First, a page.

Part of the NCAA’s core mission is to provide student-athletes with a competitive environment that is safe and ensures fair play. While each school is responsible for the welfare of its student-athletes, the NCAA provides leadership by establishing safety guidelines, playing rules, equipment standards, drug testing procedures and research into the cause of injuries to assist decision making.
The Committee on Safeguards and Medical Aspects of Sports serves to provide expertise and leadership to the NCAA in order to provide a healthy and safe environment for student-athletes through research, education, collaboration and policy development. The committee is made up of 20 members who serve four-year terms, each of which comes from medical, administrative, legal, coaching or student-athlete backgrounds. View the current roster here.
Skin infections and damage can have profound effects on the health of student athletes.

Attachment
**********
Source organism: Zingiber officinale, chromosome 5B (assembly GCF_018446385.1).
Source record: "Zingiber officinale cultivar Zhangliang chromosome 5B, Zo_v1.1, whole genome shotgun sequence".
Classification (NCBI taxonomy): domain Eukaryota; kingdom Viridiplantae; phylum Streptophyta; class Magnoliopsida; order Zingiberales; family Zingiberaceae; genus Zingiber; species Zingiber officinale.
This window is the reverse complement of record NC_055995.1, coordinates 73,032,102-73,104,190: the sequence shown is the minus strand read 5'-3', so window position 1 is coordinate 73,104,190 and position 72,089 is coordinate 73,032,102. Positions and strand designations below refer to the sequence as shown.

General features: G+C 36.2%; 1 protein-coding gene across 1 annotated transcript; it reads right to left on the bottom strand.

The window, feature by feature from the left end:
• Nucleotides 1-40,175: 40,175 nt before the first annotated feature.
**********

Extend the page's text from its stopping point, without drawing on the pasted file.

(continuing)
Open wounds, poor hygiene practices, close physical contact, and the sharing of towels and equipment commonly lead to the presence and spread of Methicillin-resistant Staphylococcus aureus, commonly referred to as MRSA, a bacterial infection that can be resistant to commonly used antibiotics.
Routine outdoor practices and competitions also expose student-athletes to intense sunlight, which can lead to eye damage, immune system suppression and skin cancer.
By raising awareness of the risks and taking proper precautions, we can reduce student-athletes’ risks of exposure skin issues.
Last Updated: Aug 27, 2012